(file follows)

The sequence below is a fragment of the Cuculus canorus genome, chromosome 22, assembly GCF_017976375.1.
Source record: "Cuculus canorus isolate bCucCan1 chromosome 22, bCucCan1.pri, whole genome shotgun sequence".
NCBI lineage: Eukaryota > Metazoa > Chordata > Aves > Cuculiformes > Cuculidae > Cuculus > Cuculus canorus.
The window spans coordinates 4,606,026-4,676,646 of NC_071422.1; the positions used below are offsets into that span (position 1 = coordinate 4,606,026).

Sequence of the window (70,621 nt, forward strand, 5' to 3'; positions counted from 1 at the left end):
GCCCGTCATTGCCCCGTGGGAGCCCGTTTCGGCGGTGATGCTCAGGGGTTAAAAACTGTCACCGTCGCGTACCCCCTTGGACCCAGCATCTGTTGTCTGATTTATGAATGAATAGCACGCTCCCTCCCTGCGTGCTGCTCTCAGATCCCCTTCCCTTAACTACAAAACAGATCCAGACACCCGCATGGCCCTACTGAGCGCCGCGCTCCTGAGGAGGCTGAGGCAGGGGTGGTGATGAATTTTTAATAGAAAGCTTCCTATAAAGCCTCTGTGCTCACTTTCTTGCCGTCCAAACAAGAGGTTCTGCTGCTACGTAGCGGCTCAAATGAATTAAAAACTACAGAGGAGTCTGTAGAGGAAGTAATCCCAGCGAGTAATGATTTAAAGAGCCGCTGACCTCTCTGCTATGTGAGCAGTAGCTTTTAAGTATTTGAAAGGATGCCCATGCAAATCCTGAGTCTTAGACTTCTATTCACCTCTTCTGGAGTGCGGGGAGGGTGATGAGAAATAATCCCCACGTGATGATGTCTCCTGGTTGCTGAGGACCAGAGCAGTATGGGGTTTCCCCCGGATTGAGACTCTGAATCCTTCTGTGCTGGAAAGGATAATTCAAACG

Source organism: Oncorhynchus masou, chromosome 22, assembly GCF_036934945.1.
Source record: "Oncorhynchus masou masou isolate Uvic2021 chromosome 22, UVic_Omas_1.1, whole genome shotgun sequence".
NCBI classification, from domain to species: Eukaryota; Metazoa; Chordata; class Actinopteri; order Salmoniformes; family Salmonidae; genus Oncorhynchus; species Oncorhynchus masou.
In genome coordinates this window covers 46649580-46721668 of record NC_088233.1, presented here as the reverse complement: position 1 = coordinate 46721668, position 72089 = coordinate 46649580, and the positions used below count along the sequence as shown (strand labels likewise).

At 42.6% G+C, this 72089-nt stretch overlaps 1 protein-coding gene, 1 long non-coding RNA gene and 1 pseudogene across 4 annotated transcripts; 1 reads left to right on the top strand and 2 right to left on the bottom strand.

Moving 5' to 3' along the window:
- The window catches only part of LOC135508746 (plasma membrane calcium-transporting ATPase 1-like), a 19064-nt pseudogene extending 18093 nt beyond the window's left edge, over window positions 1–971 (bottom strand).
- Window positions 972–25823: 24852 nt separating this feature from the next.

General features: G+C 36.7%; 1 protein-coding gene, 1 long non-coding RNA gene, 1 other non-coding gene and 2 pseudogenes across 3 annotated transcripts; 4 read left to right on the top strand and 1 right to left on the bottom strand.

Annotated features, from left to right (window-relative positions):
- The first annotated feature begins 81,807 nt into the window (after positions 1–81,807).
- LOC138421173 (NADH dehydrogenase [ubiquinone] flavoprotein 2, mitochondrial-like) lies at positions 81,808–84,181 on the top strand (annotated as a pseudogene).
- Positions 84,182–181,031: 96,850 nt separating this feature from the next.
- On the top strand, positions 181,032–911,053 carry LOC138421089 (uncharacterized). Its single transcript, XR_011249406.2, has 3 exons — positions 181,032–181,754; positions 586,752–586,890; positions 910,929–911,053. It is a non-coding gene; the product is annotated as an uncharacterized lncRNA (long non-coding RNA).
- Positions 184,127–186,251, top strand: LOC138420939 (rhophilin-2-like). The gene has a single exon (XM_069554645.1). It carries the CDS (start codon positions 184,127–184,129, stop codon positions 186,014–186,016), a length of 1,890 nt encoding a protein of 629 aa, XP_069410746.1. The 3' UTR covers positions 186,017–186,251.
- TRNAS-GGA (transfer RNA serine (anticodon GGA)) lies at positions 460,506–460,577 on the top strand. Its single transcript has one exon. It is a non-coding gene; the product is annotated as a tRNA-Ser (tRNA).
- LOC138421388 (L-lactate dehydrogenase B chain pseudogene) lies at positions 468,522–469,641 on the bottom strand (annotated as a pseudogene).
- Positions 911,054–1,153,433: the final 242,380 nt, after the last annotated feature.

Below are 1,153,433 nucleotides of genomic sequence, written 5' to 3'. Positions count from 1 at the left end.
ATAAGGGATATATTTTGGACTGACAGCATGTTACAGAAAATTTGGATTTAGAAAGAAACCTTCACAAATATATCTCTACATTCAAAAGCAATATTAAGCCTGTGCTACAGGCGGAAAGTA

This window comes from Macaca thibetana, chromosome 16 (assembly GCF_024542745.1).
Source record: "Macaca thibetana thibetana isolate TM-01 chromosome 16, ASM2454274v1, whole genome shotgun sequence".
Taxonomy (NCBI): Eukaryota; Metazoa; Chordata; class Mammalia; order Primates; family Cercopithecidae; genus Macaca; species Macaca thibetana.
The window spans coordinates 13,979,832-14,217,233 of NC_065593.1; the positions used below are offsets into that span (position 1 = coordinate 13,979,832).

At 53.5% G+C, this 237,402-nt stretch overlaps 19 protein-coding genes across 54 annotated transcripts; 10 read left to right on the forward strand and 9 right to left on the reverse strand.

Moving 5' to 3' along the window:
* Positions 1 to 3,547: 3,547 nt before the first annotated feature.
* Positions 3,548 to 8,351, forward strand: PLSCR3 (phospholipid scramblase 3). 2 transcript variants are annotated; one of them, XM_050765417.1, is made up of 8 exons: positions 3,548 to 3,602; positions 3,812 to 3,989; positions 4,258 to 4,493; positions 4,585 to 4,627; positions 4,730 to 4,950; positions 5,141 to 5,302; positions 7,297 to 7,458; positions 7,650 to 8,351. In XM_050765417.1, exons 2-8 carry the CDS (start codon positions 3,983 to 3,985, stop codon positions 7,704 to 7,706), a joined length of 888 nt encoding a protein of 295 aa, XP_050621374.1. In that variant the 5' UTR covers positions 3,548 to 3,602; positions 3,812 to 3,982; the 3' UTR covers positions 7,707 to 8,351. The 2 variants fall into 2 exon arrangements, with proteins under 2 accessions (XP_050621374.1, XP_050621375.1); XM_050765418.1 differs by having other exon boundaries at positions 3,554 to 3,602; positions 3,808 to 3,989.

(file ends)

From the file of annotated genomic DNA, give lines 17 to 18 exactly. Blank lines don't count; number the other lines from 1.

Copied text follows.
- The first annotated feature begins 81,807 nt into the window (after positions 1–81,807).
- LOC138421173 (NADH dehydrogenase [ubiquinone] flavoprotein 2, mitochondrial-like) lies at positions 81,808–84,181 on the top strand (annotated as a pseudogene).